Anderson, J. C., Håkansson, H., & Johanson, J. (1994). Dyadic business relationships within a business network context.Journal of Marketing, 58(4), 1-15.
Blois, K. (1998). Don't all firms have relationships?Journal of Business & Industrial Marketing, 13(3), 256-270.
Bonoma, T. V., & Johnston, W. J. (1978). The social psychology of industrial buying and selling.Industrial Marketing Management, 7(4), 213-224.
Brennan, R., & Turnbull, P. W. (1999). Adaptive behavior in buyer-supplier relationships.Industrial Marketing Management, 28(5), 481-495.
Cannon, J. P., & Perreault Jr., W. D. (1999). Buyer-seller relationships in business markets.Journal of Marketing Research (JMR), 36(4), 439-460.
Dabholkar, P. A., Johnston, W. J., & Cathey, A. S. (1994). The dynamics of long-term business-to-business exchange relationships.Journal of the Academy of Marketing Science, 22(2), 130-145.
Dwyer, F. R., & Walker Jr., O. C. (1981). Bargaining in an asymmetrical power structure.Journal of Marketing, 45(1), 104-115.
Dwyer, F. R., Schurr, P. H., & Oh, S. (1987). Developing buyer-seller relationships.Journal of Marketing, 51(2), 11-27.
Ford, D. (1980). The development of buyer-seller relationships in industrial markets.European Journal of Marketing, 14(5/6), 339-354.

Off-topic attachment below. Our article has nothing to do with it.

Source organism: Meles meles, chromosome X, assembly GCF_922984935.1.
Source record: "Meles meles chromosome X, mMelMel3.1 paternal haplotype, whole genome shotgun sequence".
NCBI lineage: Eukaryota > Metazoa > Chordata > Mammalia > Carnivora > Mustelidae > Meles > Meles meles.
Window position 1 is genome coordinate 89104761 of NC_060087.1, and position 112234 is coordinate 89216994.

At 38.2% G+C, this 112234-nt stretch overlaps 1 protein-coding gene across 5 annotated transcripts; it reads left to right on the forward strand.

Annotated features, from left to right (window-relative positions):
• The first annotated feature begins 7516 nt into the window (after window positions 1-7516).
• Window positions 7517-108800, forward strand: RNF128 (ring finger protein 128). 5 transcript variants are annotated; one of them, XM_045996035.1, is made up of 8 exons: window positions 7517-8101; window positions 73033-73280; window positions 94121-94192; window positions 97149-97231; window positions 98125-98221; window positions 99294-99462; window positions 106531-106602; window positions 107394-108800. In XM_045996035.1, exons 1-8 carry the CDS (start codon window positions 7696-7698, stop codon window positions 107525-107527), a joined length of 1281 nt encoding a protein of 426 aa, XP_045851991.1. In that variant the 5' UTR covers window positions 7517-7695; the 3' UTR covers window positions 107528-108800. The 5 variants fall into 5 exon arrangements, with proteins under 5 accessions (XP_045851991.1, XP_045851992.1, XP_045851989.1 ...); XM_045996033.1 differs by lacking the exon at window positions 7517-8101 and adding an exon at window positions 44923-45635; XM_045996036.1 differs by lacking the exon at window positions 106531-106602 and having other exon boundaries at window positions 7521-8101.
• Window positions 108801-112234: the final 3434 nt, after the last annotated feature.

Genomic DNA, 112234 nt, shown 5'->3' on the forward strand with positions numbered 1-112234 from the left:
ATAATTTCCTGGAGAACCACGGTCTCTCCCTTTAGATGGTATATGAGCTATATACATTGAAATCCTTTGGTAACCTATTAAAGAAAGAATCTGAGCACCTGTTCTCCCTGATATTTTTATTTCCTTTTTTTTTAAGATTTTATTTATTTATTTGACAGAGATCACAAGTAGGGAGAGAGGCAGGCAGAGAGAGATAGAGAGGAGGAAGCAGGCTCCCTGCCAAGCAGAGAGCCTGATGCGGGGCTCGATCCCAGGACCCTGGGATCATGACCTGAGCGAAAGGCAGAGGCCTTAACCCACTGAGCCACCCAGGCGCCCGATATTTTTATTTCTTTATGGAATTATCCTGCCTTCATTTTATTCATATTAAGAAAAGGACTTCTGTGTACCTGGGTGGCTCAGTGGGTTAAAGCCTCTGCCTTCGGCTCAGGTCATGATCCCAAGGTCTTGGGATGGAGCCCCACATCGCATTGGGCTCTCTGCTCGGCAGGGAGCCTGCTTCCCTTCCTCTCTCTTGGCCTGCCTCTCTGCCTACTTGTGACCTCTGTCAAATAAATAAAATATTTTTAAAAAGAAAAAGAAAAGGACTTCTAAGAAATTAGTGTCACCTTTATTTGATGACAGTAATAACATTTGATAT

Geersbro, J., & Ritter, T. (2007). Business relationship analysis: Between states, stages and movements. IMP Conference, Manchester. Can be found at:  http://impgroup.org/paper_view.php?viewPaper=5862
Geersbro, J., & Ritter, T. (2010). External performance barriers in business networks: Uncertainty, ambiguity, and conflict.Journal of Business & Industrial Marketing, 25(3), 196-201.
Geiger, S., & Guenzi, P. (2009). The sales function in the twenty-first century: Where are we and where do we go from here?European Journal of Marketing, 43(7), 873-889.
Herbst, U., Voeth, M., & Meister, C. (2011). What do we know about buyer–seller negotiations in marketing research? A status quo analysis.Industrial Marketing Management, 40(6), 967-978.
Johnston, W. J., & Bonoma, T. V. (1981). The buying center: Structure and interaction patterns.Journal of Marketing, 45(3)